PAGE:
by Tracy Boyd

© 1977 & 2008



Greek Eye Amulet. Athens, 20th Century.

The observation that “the eye is the window of the soul” is an expression of the extremely widespread belief that the eye is an external reflection of the inner life. The age-old acknowledgement of the eye as a mirror of the soul is given poetic expression in the Sermon on the Mount:

        The light of the body is the eye: if therefore thine eye be single, thy

        whole body shall be full of light. But if thine eye be evil, thy whole

        body shall be full of darkness. If therefore the light that is in thee

        be darkness, how great is that darkness! (1)

While the reluctance on the part of many people to make eye contact with strangers shows a vestigial recognition of the power of the eye to reveal the soul, the implications of the downward movement of the eyes to avoid such direct glances are more far-reaching.  In all likelihood, the reflex is a remnant of the primitive fear of the Evil Eye, which may best be described as the powerful glance of envy and jealousy directed at a person or object in an attempt to acquire its beneficial properties or to will its destruction. 

The belief in the magical powers of the Evil Eye is among the most ancient and universal of all beliefs. Virtually “every language, both ancient and modern, contains a word or expression which is the equivalent of ‘Evil Eye’.” (2)  The powers of fascination often mentioned in connection with the Evil Eye are the powers that irresistibly attract, bewitch, or enchant by a motionless glance.  In ancient times, the ability to fascinate was traditionally attributed to female figures.  Thus, throughout history, the possessors of the power of the Evil Eye were women, goddesses, and witches.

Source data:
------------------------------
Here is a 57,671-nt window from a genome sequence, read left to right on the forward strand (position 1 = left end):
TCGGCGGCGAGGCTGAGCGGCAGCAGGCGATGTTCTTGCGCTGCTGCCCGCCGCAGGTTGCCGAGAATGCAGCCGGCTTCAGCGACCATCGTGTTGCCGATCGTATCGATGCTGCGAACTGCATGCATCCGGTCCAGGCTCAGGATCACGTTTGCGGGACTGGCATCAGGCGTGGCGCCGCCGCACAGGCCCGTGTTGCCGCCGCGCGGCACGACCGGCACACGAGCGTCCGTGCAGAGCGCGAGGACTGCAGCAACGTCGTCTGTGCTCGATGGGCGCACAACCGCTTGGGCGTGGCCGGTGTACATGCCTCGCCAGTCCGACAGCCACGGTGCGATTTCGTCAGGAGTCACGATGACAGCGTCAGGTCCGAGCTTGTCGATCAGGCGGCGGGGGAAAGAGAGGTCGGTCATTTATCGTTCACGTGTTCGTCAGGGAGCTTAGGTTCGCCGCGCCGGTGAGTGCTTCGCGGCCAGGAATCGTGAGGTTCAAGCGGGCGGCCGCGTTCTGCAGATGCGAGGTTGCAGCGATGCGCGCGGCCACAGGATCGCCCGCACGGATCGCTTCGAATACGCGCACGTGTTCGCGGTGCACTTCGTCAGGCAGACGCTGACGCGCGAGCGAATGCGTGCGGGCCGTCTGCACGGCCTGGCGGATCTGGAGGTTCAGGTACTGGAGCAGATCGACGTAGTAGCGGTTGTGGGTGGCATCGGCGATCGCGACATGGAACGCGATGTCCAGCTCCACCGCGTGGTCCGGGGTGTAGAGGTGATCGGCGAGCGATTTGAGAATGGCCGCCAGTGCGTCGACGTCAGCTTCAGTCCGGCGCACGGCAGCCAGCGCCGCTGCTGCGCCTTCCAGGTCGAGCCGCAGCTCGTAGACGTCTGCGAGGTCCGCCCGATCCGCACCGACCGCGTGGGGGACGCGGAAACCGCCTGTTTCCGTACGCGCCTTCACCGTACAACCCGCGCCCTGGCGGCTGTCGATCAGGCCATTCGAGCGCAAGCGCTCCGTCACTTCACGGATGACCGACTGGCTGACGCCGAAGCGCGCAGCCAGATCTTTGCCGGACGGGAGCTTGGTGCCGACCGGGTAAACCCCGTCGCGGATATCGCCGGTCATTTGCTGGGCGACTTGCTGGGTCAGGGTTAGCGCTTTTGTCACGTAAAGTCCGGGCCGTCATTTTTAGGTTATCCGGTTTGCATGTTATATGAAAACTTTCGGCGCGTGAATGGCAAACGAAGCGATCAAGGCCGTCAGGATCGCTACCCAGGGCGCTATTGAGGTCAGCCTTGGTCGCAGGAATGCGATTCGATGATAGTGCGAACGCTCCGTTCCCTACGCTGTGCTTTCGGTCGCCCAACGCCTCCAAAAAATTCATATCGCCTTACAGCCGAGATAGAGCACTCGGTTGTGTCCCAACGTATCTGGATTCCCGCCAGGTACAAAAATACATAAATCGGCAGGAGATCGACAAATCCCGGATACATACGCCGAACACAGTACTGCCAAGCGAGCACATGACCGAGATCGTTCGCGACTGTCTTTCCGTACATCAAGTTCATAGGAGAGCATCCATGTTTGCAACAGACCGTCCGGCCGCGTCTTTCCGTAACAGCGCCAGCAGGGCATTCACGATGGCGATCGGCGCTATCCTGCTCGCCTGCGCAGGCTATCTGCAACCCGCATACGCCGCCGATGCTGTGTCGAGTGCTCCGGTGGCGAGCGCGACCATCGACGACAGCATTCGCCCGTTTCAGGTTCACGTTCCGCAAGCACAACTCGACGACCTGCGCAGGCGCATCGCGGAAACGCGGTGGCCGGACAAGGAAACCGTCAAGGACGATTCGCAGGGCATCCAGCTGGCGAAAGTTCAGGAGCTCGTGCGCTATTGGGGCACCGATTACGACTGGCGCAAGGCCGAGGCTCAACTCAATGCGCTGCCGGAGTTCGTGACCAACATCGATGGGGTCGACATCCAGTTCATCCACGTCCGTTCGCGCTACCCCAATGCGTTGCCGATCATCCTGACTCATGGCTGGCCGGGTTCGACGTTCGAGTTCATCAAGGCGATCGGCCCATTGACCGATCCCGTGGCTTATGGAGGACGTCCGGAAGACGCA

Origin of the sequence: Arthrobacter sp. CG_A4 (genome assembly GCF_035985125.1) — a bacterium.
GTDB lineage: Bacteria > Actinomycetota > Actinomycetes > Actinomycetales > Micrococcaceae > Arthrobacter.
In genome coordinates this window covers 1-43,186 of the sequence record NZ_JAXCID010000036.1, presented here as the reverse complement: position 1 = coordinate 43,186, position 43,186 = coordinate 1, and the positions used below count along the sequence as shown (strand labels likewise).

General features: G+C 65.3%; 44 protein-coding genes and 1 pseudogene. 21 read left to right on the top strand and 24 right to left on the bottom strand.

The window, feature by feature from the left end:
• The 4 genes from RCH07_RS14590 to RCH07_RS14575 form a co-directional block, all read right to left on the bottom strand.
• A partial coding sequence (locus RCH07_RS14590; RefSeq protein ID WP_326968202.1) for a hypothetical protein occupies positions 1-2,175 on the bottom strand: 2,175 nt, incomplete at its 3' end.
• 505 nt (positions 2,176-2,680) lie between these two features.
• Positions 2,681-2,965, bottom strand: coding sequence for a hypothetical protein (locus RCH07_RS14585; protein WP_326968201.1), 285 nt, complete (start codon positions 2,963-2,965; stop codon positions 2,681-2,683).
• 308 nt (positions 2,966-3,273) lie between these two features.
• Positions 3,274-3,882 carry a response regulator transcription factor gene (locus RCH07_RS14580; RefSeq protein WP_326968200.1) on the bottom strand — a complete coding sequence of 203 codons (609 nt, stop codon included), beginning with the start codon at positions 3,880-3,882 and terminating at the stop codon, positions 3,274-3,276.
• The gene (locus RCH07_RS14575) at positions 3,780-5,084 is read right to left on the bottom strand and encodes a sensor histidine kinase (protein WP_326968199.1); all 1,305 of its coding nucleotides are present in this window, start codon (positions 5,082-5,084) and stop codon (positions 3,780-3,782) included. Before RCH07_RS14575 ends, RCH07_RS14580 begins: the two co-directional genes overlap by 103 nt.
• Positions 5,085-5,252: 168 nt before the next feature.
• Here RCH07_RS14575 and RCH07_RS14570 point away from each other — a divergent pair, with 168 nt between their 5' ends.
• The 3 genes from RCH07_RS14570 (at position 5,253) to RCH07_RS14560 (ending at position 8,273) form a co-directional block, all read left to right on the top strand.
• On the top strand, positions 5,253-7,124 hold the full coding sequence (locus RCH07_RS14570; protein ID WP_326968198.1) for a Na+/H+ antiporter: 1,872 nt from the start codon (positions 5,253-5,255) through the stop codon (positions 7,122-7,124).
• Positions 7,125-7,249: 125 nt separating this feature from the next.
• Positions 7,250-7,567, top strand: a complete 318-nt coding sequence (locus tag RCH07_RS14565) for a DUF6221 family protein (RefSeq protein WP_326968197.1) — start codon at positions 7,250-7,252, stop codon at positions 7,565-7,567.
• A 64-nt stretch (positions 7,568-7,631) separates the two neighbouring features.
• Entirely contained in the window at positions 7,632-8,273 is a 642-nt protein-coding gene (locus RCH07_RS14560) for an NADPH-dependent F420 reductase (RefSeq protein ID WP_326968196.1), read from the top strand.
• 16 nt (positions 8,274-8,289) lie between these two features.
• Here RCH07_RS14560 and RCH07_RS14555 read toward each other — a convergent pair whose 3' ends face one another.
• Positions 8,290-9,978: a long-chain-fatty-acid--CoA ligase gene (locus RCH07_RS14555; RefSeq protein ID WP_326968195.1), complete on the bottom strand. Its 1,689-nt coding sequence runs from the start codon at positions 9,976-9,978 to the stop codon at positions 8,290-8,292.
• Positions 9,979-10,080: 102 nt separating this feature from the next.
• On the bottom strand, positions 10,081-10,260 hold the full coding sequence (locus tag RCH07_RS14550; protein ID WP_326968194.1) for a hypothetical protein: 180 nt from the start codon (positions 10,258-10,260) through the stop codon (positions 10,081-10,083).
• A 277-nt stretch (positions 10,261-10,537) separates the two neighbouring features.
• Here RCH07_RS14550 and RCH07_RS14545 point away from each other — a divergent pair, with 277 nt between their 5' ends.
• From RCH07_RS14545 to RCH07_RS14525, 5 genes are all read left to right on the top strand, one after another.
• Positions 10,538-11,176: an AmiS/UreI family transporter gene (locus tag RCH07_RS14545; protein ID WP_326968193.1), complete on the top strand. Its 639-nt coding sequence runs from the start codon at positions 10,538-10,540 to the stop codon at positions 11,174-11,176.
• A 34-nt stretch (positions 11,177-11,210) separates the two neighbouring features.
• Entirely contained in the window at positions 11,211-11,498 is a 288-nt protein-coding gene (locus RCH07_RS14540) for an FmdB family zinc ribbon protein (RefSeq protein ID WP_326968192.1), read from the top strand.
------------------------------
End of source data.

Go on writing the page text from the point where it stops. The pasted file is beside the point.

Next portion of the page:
In the religious literature of the Western world, “it is clear that sorcery was specially the work of women.” (3)  The powers attributed to women undoubt-edly derived from their early experiences as gatherers of food and herbs, which provided them with a knowledge of medicines, poisons, and intoxicants used for healing or the practice of magic.  Those who commanded a knowledge of the magic arts were highly regarded in the ancient world since primitive religion was largely based on a fear of the supernatural, and the expulsion of such evil forces was accomplished by means of purification and apotropaic ritual.

Among the many amulets and charms used for the purpose of neutralizing the negative energy emitted from the deadly glance of envy and jealousy, are those of a vulvar or phallic configuration.  The Evil Eye is thus diverted “from the object liable to injury” (4) onto an amulet that possesses the ability to “attract the mischief-working eye upon itself.” (5)  The bright and shining magical ornaments intended to “ward off fascination derive their efficacy from the strangeness or ridiculousness of their forms.” (6)  These charms of protection are, more often than not, sacred emblems of the androgynous aspect of the Great Goddess.  That they at times assume a phallic form merely illustrates the power she commands over the masculine fertilizing element, for the phallus as object is an integral part of her self-multiplying parthenogenic universe.

The clearest instance of the scope and longevity of her protection is shown in a custom still prevalent today: the wearing of amulets in the shape of animal horns or in the form of the crescent moon.  In pagan times these were believed to invoke the divine intercession of the fertile moon goddess to whom these emblems were sacred from the beginning of time. (7)  One of the earliest extant goddess figures is the Venus of Laussel who holds the lunar horn in her upraised hand.